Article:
Sunday, December 27, 2009


Tenthaus is a performance collaborative made up of Abby Cornelius and Wyatt Niehaus. Cornelius is currently a student at the Art Academy of Cincinnati, while Niehaus is studying in the University of Cincinnati’s DAAP program. In their projects, they stage ambient, playful performances that blend music and theatrical shadow play by employing a camping tent as a barrier between the activity and the audience. Working with loop pedals and a mixture of traditional instruments and less clearly defined noises, Tenthaus’ performances are delicate and whispering, like a musical round of ghost stories. Tenthaus has performed around Cincinnati and Columbus, including the Art Damage Lodge in Northside and the historic Arnold’s Bar and Grill in downtown Cincinnati. For this exhibition, Cornelius and Niehaus will perform on the evening of the opening reception. Relics and leftovers from the performance, including the trademark tents designed and built by Cornelius, will remain in the space for the duration of the exhibition. Tenthaus is a pioneering effort, making use of gear that has come to symbolize adventure: a Walden-esque vision of man, the environment and survival. Their live performances fit into a lineage of oral storytelling, a pastime principal in America’s history, especially in periods of development and expansion. Tenthaus has band pages on both myspace and facebook.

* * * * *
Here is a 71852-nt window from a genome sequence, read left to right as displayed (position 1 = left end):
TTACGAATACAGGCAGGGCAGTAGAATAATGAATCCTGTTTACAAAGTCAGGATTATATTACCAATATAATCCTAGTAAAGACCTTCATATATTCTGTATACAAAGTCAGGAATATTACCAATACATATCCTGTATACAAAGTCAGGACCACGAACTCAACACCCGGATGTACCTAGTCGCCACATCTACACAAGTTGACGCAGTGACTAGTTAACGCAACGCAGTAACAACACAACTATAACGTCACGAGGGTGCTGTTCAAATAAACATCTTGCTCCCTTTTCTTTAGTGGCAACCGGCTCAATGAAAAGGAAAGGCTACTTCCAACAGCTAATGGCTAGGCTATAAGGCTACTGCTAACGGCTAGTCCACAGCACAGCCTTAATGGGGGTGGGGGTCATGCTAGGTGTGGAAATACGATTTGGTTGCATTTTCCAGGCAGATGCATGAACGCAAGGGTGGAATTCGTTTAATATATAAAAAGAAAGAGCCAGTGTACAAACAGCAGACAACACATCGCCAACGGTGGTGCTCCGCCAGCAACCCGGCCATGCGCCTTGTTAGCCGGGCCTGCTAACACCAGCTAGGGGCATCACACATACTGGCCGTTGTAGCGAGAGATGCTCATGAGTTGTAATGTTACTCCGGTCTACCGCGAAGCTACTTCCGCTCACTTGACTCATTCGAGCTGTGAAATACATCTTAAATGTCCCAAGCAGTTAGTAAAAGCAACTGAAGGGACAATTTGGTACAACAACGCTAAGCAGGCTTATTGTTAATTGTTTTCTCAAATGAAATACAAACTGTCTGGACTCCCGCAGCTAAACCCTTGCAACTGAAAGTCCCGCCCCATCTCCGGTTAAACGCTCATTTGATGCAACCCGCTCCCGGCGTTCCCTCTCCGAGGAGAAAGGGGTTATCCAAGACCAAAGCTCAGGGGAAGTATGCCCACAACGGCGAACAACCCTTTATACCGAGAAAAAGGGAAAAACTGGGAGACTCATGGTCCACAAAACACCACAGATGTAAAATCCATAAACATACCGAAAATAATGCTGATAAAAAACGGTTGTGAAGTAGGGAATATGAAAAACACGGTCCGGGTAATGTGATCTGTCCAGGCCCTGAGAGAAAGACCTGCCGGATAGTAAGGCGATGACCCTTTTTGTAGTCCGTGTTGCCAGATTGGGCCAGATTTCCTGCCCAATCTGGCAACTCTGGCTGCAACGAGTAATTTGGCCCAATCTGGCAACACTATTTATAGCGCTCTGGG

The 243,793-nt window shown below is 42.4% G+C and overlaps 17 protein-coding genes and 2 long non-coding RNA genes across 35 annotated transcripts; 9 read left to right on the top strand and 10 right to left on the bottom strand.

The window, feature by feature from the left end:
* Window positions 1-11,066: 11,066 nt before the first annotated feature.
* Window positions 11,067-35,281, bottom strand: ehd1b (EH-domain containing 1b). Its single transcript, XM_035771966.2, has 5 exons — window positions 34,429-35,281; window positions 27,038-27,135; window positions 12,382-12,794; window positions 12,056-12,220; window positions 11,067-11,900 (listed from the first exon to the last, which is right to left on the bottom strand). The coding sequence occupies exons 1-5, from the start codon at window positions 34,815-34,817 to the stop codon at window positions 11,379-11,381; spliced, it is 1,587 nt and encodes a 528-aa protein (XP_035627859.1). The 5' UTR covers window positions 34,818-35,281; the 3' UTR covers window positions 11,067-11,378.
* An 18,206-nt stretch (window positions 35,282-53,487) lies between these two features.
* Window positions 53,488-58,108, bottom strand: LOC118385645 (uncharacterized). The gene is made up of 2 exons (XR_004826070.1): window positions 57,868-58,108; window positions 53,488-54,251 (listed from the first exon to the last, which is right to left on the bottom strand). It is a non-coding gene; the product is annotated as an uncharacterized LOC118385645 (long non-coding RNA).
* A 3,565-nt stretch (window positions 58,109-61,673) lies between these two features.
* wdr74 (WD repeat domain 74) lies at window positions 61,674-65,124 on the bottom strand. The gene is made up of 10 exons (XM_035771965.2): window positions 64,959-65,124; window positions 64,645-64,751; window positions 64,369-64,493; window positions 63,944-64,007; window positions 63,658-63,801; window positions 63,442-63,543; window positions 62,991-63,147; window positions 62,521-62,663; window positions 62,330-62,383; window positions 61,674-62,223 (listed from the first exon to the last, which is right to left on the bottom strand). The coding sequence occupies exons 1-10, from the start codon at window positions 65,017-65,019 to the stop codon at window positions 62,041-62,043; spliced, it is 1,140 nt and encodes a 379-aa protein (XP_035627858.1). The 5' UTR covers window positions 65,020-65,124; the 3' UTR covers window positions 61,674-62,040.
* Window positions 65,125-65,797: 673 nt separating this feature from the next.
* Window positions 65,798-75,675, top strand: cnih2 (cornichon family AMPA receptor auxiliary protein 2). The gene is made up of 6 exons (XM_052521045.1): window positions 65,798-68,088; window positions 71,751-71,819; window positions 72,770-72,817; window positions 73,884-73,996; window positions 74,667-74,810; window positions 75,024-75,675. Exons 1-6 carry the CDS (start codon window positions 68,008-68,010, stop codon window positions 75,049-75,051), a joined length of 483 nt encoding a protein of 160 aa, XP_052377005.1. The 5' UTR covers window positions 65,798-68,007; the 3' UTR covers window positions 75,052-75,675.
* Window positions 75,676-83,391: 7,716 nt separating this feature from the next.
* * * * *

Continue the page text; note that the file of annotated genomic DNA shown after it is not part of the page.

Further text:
Tenthaus will perform at the opening of COLONY at 8:00 PM on Saturday January 2, 2010, and will perform on the evening of January 23, 2010 at 8 PM.

Travis Meinolf